CLAUSE: Doescover the prospect of war?
Here's an example of a typical force majeure clause:
“Either party's performance under this agreement is subject to acts of God, war (declared or undeclared), government regulation, terrorism, disaster, strikes, civil disorder, curtailment of transportation facilities, or similar occurrence beyond the party's control, making it impossible, illegal, or commercially impracticable for one or both parties to perform its obligations under this agreement, in whole or in part. Either party may terminate this agreement without liability for any one or more of such reasons upon written notice to the other party within ten (10) days of such occurrence or receipt of notice of any of the above occurrences.”
EFFECT: Get specific
If the U.S. goes to war with Iraq, will meeting professionals be able to terminate their meetings? In the event of war, the legal question would become: Did the act of “war (declared or undeclared)” render the group's performance “impossible, illegal, or commercially impracticable?”In general, the act of war would have to have a direct and immediate effect on the meeting to be used as a reason for full or partial termination of the without liability. If, for example, the government grounds airline operations due to safety concerns and attendees cannot fly in to a meeting, the group would be able to terminate the contract without liability. If transportation has not been interrupted (or it is a meeting to which attendees drive), the attendees' desire not to leave home may not, by itself, be a valid reason for termination without liability.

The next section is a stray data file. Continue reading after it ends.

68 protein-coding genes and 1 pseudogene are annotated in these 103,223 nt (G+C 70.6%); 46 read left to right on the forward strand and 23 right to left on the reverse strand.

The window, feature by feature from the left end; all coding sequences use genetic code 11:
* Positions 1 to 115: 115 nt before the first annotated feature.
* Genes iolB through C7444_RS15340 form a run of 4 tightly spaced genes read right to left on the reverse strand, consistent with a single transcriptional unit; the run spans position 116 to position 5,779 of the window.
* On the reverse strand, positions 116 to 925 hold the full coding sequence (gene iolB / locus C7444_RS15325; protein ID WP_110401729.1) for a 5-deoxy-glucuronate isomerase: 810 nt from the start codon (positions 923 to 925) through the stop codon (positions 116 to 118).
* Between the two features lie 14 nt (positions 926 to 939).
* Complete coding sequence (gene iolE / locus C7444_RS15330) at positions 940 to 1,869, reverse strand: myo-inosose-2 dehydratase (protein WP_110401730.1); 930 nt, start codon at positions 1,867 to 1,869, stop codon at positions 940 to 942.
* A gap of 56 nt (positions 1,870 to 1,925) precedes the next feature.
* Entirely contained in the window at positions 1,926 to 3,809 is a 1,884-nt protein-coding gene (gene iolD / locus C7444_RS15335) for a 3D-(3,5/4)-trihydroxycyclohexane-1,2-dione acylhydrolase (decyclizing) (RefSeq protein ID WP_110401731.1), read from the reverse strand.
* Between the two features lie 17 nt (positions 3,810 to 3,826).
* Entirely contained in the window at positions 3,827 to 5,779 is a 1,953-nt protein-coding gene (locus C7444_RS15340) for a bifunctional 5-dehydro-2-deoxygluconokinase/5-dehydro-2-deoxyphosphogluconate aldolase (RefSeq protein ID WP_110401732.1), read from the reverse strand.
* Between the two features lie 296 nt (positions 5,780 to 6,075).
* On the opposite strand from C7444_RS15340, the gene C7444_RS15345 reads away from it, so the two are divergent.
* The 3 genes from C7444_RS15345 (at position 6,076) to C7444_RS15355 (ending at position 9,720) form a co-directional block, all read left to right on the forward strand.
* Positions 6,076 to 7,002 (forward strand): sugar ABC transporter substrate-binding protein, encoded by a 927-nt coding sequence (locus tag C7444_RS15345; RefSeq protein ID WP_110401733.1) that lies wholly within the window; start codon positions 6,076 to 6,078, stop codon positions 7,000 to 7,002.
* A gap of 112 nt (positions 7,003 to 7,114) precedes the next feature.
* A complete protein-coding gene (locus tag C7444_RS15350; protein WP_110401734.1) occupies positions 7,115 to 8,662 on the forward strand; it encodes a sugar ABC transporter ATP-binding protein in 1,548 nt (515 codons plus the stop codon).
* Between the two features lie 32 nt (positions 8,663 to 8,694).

Planners should be sure that all contracts have a termination/force majeure clause that specifically mentions war. For contracts not yet signed, planners may want to consider modifying the force majeure clause to include the unequivocal right to terminate without liability if the United States goes to war or there is an act of aggression with Iraq or another hostile nation. If the meeting venue will agree to it, this specific language is probably a planner's best protection, as long as the terms “war,” “hostile nation,” “acts of aggression,” or any other added language are defined clearly. Legal counsel can advise planners about specific contract modification.
Tyra W. Hilliard, Esq., CMP (email@example.com) is a meetings industry attorney and Assistant Professor of Event and Meeting Management at The George Washington University in Washington, D.C.